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Crate Label, “Oh Yes! We Grow the Best California Fruits,” 1930-1940, used by the Di Giorgio Fruit Corporation THF293029

Giuseppe “Joseph” Di Giorgio (1874-1951) was introduced to the fruit business at a young age. His father grew lemons and grapes, among other seasonal crops, in Sicily. In 1888, at the age of 14, Di Giorgio immigrated to the United States. When he arrived in New York, speaking little-to-no English, he found work as a fruit jobber, a middleman who would buy large quantities of goods from fruit packers and sell those goods to retailers or merchants.

After a short time of learning the business, Di Giorgio moved to Baltimore, Maryland, where he set up his own store selling lemons. By the age of 16, he had become one of the most successful fruit receivers and distributors in Baltimore. But lemons were a seasonal crop. To supplement his income in the off-season, he began importing bananas from the West Indies – a prosperous endeavor that eventually became a year-round business.

His good fortune allowed him to invest in other business ventures, including partnerships with investors to open auction houses for fresh produce in various cities across the United States. Shipments of produce were brought into the auction houses and sold quickly at fair prices to merchants who would gather daily for their pick of the products. It was a profitable business. Owners of the auction house received money from packing and shipping companies for hosting the sale, and received commission on the sold goods. By 1904, Di Giorgio owned auction houses in New York and Baltimore, and had partial interests in others along the East Coast and throughout the Midwest. 

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1924 Railroad Refrigerator Car, Used by Fruit Growers Express THF68309

Refrigerated rail cars, like this one, allowed meats and produce to be shipped for long distances without spoiling. This innovation allowed farmers to reach new and distant markets, and it provided tastier, healthier foods to consumers.

Joseph Di Giorgio recognized that a direct influence in the growing and packing business would allow him to control every aspect of the fresh produce business – the orchards where the fruit was grown, the harvesting and packing of the produce, shipment to the auction houses he already owned, and the final sale to merchants. In 1911, Di Giorgio seized the opportunity to make his vision a reality by purchasing Earl Fruit Company, the dominant packing company in California.

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Men Loading Fruit Boxes onto Horse-Drawn Wagons, circa 1905 THF205612

By the time Joseph Di Giorgio purchased the Earl Fruit Company in 1911, it had packing houses in every important fruit center across the state of California. The company shipped its produce across the country to eastern markets by rail and to local markets by horse-drawn wagon. In this photograph, taken in 1905 before Di Giorgio purchased the company, men load crates of oranges bearing the name “Earl Fruit Company” onto wagons heading for market.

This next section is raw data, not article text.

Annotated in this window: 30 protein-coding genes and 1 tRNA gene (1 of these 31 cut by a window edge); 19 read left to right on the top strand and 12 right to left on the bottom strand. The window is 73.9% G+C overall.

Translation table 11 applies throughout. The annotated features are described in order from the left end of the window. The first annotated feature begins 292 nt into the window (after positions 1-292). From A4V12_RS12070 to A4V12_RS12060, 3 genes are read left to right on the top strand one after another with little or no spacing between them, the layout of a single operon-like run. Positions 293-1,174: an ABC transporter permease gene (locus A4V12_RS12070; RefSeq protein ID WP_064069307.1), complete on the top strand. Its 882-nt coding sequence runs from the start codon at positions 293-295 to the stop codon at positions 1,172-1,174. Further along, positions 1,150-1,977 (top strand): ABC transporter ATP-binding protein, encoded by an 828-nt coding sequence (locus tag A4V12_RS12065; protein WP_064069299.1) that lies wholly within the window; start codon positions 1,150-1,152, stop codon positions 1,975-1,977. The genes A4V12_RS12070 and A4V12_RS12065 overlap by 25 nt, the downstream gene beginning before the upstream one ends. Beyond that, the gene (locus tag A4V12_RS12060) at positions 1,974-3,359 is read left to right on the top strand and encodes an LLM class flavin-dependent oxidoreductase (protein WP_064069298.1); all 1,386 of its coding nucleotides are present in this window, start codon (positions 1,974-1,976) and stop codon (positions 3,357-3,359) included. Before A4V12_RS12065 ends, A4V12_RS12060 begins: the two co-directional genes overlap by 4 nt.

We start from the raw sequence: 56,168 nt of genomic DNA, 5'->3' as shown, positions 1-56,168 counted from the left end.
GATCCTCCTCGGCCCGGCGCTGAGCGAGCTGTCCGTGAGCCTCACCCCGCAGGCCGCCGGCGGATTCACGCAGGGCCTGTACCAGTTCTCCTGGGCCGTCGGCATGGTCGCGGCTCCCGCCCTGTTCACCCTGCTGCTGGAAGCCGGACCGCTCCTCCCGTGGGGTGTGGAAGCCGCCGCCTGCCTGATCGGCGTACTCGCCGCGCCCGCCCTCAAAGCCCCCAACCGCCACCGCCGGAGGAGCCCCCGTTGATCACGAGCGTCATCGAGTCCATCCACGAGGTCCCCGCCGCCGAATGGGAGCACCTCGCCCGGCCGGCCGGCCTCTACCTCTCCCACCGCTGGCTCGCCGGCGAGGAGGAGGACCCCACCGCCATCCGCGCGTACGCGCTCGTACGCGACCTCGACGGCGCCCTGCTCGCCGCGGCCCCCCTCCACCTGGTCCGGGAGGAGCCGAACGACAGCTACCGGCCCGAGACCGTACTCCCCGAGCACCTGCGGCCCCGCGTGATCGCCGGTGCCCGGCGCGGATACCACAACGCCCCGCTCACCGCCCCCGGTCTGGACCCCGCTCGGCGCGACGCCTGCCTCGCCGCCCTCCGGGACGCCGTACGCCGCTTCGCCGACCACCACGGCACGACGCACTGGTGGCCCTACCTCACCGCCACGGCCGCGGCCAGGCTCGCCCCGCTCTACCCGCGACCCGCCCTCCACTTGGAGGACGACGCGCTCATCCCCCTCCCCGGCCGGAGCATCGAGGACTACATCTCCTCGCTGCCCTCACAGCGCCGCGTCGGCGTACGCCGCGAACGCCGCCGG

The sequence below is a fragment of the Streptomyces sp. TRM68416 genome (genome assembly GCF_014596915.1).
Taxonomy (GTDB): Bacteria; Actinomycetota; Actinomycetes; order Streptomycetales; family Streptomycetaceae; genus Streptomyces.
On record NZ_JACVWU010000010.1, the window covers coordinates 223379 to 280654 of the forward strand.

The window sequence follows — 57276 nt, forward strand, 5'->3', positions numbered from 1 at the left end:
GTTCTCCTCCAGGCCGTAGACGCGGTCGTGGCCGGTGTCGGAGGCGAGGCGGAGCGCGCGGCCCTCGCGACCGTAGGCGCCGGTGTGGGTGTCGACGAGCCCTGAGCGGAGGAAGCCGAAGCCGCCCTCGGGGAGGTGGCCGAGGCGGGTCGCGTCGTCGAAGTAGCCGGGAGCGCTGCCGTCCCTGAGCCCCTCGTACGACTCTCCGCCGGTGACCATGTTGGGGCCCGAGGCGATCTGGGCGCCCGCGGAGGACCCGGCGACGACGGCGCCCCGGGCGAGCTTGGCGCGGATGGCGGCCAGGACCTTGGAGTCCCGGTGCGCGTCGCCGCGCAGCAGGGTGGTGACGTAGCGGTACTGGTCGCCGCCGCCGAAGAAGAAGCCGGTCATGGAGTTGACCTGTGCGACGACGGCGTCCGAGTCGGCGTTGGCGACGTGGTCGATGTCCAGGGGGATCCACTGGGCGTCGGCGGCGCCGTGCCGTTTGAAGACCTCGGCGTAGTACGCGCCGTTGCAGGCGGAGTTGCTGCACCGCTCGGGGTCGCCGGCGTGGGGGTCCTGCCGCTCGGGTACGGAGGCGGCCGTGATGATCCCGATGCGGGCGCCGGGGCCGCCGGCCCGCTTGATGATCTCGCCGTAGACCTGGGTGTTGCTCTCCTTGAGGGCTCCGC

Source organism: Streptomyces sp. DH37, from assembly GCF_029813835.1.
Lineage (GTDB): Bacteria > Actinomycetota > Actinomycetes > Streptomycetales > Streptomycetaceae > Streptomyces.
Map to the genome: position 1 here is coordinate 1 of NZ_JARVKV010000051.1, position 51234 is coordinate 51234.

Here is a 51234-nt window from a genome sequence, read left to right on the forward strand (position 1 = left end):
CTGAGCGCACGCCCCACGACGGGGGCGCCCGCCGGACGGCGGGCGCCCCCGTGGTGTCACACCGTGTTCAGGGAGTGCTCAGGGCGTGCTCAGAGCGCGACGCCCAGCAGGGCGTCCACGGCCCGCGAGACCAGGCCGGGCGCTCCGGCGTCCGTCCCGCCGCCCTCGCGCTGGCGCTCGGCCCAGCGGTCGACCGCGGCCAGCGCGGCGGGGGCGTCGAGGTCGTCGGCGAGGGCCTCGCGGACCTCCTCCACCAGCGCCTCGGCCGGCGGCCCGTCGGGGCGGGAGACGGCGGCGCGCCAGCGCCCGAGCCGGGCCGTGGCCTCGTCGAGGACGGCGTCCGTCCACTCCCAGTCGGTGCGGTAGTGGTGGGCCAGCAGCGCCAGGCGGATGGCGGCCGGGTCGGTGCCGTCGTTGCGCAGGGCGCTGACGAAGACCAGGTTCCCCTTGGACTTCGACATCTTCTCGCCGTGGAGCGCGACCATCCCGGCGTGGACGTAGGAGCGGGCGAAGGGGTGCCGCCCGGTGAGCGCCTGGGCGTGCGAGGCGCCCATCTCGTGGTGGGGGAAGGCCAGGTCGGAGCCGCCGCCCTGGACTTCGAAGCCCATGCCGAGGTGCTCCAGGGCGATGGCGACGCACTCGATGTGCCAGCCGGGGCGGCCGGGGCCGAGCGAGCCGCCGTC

With the profits he made through this lucrative acquisition, Di Giorgio was able to expand even further. His first land acquisition came in 1918 when he purchased citrus groves in Florida. The following year, he developed open desert land in California’s San Joaquin Valley, turning it into a thriving oasis for various fruits. By 1920, Joseph Di Giorgio was the leading supplier of California’s deciduous fruit (that is, fruit that grows on vines, trees, and bushes, excluding citrus fruits.) He also owned apple orchards in Oregon and Washington, plum orchards in Idaho which produced prunes, and citrus orchards in Florida that yielded oranges and grapefruit. At this time, Di Giorgio still owned an operation in the banana industry as well, but he abandoned this venture in the 1930s as he turned his focus to his domestic interests.

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Crate Label for Blue Flag Brand Pears, 1920-1994 THF293053

Upon arrival at an auction house, merchants were given a catalogue of the produce available. With so many companies and brands to choose from, it was important for fruit packers to make their products stand out. Companies often adopted a signature image or brand to help loyal customers recognize their products. One of Di Giorgio Fruit Corporation’s widely used brands was Blue Flag Brand, which featured a flag within its label design.

In December 1920, Di Giorgio established the Di Giorgio Fruit Corporation, combining all of his holdings – close to 50 by one estimate – into one company. Throughout the next several decades, the Di Giorgio Fruit Corporation would venture into the vegetable and canning industries. In the 1930s, the company entered the wine business and by mid-century had the largest winery in the state of California.

At the time of his death in 1951, Joseph Di Giorgio was at the peak of his career as a grower, and his company was the largest fruit-packing enterprise in the country. The success of his company can be attributed to Di Giorgio’s leadership. His experience in all aspects of the fruit industry allowed him to recognize potential problems and adapt appropriately. A brilliant and personable man, Di Giorgio earned respect and loyalty from employees and clients alike – an aspect of the business Di Giorgio was proud of. But above all, he was confident and dedicated to seeing his vision through, propelling the Di Giorgio Fruit Corporation to national recognition and appropriately earning himself the media-given nickname, the “Fruit King.”